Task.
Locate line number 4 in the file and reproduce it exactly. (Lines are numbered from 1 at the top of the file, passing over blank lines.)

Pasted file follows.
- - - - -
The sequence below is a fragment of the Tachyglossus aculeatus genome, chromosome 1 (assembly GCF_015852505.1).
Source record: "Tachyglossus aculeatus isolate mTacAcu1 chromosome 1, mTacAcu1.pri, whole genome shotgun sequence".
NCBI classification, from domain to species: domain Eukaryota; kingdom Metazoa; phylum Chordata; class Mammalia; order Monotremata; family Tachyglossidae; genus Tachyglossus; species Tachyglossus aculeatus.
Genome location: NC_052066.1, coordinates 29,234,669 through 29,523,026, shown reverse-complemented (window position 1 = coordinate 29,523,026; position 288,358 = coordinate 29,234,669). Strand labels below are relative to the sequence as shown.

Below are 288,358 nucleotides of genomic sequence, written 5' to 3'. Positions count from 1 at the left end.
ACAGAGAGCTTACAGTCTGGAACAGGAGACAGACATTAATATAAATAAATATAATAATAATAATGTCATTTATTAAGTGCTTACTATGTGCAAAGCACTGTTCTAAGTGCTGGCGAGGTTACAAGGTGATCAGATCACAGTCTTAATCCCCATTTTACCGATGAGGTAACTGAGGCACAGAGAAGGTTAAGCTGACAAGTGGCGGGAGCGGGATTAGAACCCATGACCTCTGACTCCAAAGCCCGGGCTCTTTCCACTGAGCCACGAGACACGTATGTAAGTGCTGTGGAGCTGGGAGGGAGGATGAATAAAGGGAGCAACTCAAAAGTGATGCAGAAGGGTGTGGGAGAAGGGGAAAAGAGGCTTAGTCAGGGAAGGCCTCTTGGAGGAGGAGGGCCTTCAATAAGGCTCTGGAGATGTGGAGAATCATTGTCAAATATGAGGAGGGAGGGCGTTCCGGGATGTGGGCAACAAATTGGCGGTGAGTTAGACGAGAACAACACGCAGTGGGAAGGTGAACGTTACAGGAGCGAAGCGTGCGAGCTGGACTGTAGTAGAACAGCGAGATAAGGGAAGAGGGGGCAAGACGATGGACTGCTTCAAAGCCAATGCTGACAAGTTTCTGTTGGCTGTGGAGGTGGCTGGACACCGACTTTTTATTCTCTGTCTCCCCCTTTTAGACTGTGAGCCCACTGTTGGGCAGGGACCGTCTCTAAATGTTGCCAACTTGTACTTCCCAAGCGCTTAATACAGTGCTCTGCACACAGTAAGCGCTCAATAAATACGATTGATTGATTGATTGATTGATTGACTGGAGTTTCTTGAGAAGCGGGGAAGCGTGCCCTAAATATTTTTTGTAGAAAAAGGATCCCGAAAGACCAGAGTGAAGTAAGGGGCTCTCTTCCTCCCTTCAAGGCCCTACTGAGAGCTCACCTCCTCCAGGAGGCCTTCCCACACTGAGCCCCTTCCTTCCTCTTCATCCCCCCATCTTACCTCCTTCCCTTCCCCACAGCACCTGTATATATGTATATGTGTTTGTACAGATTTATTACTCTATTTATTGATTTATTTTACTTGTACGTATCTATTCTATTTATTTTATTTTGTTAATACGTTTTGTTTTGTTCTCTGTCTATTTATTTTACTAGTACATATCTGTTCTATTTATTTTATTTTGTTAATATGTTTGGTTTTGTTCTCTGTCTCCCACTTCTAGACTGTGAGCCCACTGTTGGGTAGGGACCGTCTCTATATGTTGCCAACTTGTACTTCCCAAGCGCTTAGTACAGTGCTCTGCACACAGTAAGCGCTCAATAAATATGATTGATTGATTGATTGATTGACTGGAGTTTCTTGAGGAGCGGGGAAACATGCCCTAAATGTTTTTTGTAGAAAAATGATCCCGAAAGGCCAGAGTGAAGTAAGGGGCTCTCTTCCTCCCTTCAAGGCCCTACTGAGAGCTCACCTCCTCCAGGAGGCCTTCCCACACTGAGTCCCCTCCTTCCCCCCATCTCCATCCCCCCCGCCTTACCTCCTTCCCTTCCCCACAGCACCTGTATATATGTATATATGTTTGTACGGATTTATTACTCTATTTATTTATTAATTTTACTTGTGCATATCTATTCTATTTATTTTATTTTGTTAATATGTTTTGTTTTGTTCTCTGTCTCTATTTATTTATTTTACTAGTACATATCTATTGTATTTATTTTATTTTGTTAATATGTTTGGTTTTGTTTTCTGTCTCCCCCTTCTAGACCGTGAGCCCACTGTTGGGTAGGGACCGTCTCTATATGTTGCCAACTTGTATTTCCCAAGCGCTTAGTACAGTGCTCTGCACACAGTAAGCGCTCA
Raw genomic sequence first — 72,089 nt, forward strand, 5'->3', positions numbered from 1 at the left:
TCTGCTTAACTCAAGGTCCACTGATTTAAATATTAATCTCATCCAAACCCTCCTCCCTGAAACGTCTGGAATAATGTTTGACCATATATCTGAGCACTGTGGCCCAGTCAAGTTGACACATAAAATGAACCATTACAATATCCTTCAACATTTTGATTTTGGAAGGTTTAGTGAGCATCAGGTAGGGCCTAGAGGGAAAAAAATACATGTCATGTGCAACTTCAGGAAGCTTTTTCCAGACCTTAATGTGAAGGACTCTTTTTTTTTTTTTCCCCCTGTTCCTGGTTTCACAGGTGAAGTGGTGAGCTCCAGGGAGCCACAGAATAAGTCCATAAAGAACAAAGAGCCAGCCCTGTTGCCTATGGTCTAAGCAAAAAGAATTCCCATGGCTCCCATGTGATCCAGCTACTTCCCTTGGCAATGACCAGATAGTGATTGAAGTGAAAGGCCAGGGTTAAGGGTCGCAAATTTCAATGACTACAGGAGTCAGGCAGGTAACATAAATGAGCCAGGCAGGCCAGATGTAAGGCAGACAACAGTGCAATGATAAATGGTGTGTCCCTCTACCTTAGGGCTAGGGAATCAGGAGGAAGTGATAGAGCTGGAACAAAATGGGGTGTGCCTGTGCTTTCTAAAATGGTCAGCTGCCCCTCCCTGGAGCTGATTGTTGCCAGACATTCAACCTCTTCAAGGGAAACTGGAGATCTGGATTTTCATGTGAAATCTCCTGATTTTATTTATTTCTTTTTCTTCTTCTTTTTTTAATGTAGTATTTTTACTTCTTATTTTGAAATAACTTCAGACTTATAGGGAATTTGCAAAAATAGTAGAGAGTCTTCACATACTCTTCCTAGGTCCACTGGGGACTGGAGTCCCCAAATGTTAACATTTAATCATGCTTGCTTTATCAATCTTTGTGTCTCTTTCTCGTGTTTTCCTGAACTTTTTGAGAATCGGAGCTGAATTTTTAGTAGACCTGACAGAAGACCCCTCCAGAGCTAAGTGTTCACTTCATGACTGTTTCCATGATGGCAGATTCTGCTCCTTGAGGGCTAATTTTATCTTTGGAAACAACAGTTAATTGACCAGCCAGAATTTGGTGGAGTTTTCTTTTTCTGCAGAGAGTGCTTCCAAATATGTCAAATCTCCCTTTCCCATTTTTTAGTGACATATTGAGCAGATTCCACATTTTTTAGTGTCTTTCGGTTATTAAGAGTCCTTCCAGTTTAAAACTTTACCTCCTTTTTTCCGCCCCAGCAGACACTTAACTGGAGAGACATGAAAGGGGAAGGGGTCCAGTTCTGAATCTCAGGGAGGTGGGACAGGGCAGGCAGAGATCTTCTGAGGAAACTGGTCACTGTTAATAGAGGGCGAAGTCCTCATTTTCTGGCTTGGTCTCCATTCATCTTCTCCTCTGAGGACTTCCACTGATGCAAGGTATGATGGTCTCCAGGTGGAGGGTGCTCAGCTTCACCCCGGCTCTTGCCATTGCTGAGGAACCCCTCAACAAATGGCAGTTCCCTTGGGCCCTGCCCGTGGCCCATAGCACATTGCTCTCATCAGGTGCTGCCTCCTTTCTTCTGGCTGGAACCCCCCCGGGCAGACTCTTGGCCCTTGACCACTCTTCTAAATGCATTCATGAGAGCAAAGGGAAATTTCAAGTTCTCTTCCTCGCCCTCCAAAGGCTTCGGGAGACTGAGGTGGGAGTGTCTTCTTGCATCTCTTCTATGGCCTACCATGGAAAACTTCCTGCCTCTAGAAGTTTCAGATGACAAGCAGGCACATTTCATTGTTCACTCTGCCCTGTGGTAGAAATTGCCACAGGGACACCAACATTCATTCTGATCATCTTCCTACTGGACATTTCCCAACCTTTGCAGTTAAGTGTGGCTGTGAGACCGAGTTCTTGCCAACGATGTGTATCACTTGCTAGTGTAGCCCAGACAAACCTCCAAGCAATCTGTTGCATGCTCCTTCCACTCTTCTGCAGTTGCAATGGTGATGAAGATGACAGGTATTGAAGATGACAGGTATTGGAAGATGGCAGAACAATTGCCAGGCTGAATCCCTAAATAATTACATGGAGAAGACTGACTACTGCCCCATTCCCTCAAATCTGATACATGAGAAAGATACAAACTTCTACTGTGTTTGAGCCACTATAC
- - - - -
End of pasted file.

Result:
Genome location: NC_052066.1, coordinates 29,234,669 through 29,523,026, shown reverse-complemented (window position 1 = coordinate 29,523,026; position 288,358 = coordinate 29,234,669). Strand labels below are relative to the sequence as shown.